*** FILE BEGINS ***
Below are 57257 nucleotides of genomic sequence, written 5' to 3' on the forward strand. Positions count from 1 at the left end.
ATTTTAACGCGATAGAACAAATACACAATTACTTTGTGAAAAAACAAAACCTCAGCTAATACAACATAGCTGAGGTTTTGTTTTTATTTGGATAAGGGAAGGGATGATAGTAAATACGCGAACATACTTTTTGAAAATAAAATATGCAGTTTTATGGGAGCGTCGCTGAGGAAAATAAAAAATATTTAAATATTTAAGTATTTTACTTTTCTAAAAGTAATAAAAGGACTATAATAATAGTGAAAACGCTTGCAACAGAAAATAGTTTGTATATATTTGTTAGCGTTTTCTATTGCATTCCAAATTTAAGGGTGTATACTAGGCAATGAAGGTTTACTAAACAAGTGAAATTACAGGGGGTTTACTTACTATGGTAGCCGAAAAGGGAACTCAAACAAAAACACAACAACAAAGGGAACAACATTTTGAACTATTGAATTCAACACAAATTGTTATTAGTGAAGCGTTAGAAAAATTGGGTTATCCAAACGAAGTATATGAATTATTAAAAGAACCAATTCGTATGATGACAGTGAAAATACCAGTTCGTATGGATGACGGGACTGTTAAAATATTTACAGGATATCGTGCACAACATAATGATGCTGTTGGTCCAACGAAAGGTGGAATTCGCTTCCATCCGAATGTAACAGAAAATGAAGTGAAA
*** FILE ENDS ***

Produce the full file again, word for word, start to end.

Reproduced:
Below are 57257 nucleotides of genomic sequence, written 5' to 3' on the forward strand. Positions count from 1 at the left end.
ATTTTAACGCGATAGAACAAATACACAATTACTTTGTGAAAAAACAAAACCTCAGCTAATACAACATAGCTGAGGTTTTGTTTTTATTTGGATAAGGGAAGGGATGATAGTAAATACGCGAACATACTTTTTGAAAATAAAATATGCAGTTTTATGGGAGCGTCGCTGAGGAAAATAAAAAATATTTAAATATTTAAGTATTTTACTTTTCTAAAAGTAATAAAAGGACTATAATAATAGTGAAAACGCTTGCAACAGAAAATAGTTTGTATATATTTGTTAGCGTTTTCTATTGCATTCCAAATTTAAGGGTGTATACTAGGCAATGAAGGTTTACTAAACAAGTGAAATTACAGGGGGTTTACTTACTATGGTAGCCGAAAAGGGAACTCAAACAAAAACACAACAACAAAGGGAACAACATTTTGAACTATTGAATTCAACACAAATTGTTATTAGTGAAGCGTTAGAAAAATTGGGTTATCCAAACGAAGTATATGAATTATTAAAAGAACCAATTCGTATGATGACAGTGAAAATACCAGTTCGTATGGATGACGGGACTGTTAAAATATTTACAGGATATCGTGCACAACATAATGATGCTGTTGGTCCAACGAAAGGTGGAATTCGCTTCCATCCGAATGTAACAGAAAATGAAGTGAAA